As a matter of fact, that is precisely what could have happened here. It was Kamisar’s phone call to Mondale that started the process of involvement. Fortunately, Mondale responded to his sense of justice rather than to polls and political advisers. He knew as attorney general that he had a most fundamental responsibility to go beyond his belief system and translate it into action, which is to do what is right regardless of political consequences.
I would submit that this involvement and subsequent victory helped Mondale understand and appreciate a new reality — that he could play with the adults and have an impact. This would be true as long as he was driven by his commitment to enhance the American dream and was anchored in hard work and disciplined reasoning.
Critics have always argued that Walter Mondale was blessed with incredible luck, having been appointed attorney general, U.S. senator, vice president and ambassador. This is true, but it does not deal with why he was appointed. I would contend that it was based on competence and integrity. After all, good appointments suggest good judgment by those who make the appointment.
Not even Mondale’s harshest critics would challenge his abilities or basic sense of decency. The reality is that he performed exceptionally well in all his public endeavors.
Mondale was never a highly successful retail politician like Hubert Humphrey. No one was faster or better with the political six-gun or more able to fire up a crowd than the old master. However, Mondale tends to underestimate his supremacy in the formation and shaping of public policy. He was a true master at bringing together divergent views and working toward a common goal.
His was not a style of quick judgment. Rather, he tended to approach public problems much as a seasoned lawyer, weighing all the options and carefully examining all possible downsides. He may have been courageous in selecting issues, but he was precise and careful in the shaping of policy.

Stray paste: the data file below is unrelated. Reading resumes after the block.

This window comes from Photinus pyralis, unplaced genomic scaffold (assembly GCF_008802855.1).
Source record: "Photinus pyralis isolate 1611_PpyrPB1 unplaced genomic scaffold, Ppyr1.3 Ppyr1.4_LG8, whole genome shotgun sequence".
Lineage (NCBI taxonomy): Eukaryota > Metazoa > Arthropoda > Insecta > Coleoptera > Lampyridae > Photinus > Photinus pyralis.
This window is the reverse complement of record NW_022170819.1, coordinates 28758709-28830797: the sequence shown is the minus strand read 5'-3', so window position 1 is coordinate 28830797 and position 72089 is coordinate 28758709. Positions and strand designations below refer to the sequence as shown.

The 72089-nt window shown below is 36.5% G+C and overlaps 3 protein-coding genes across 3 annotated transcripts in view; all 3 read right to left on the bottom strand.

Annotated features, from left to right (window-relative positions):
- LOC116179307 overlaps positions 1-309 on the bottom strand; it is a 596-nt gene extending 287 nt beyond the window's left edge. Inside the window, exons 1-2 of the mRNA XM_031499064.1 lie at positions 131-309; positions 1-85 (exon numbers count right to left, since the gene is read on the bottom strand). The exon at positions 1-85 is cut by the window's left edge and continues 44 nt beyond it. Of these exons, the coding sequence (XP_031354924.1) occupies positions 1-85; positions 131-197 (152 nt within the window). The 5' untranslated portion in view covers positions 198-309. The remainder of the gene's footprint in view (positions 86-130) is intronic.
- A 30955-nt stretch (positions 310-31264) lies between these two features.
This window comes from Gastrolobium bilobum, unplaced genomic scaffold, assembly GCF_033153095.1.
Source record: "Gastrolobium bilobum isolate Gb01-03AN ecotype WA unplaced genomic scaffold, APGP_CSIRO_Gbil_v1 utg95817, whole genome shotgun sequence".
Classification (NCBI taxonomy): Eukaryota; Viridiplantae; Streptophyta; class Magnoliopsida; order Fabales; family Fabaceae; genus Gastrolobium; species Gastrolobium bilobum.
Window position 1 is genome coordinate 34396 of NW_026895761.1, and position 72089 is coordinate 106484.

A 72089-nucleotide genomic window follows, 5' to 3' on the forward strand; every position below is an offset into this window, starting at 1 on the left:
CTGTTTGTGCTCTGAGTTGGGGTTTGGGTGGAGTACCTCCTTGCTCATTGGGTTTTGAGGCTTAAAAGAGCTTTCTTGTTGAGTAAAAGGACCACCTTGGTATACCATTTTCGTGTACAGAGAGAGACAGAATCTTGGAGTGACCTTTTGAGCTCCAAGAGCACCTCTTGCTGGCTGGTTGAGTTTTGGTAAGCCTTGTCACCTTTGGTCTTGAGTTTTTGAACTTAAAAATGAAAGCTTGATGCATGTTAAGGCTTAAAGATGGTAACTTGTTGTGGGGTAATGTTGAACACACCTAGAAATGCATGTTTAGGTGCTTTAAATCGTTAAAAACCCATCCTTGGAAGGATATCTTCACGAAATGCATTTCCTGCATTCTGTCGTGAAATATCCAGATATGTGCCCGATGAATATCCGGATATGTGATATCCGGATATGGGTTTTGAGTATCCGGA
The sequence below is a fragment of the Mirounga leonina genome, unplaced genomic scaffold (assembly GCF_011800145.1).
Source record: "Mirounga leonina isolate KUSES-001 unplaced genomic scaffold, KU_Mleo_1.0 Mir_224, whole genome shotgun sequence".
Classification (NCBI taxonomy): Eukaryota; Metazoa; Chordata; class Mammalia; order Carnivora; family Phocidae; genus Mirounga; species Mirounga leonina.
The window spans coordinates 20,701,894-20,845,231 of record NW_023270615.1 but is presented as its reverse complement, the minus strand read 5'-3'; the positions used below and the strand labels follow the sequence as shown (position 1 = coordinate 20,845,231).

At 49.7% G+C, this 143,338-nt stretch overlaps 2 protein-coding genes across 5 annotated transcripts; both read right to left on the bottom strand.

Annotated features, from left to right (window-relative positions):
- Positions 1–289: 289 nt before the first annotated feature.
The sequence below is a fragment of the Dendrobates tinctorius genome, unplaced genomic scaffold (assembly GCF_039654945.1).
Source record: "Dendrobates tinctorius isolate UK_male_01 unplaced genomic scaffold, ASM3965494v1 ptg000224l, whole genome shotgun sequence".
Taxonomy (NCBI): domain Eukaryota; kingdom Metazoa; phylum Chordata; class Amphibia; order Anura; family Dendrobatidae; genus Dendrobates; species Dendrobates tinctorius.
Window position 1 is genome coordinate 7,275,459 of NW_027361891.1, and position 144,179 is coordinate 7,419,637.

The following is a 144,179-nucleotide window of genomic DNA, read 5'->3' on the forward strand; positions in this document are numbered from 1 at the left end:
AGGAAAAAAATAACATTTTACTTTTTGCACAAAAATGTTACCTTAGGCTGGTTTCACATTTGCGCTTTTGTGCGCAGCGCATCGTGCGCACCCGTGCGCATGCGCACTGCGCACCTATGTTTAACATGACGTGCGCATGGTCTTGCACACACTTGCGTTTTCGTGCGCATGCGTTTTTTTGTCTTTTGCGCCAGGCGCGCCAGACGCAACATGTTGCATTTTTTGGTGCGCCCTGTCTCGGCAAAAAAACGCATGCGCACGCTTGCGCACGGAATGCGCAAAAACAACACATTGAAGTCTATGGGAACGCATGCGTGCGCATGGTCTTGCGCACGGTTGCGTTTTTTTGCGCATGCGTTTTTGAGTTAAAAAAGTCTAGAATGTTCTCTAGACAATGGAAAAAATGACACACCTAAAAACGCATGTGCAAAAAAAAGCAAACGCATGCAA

Legislative bodies have an assignment of judgment relative to individual performance: show horses and workhorses. Clearly, Mondale was in the latter group.
History will always speculate on whether he would have made a good president. I cannot dispute that Ronald Reagan fit the times with his optimism, radiating confidence in the face of challenge much like Franklin Roosevelt during the Great Depression.
However, this does not diminish Mondale’s likelihood of success as president. His competence and the decency of his philosophy likely would have steadily appealed to the American people. He may not have been a sensational first date, but he wears well, and over time one appreciates his enormous talent and high ethics. Yes, I think he would have been an outstanding president.
While it is most appropriate for Washington to honor Walter Mondale, it shall be understood that statesmen are all too rare and they warrant universal respect that goes well beyond any political label. Mondale will always be Minnesota’s special son as well as a truly great American leader.
Arne Carlson was governor of Minnesota from 1991 to 1999.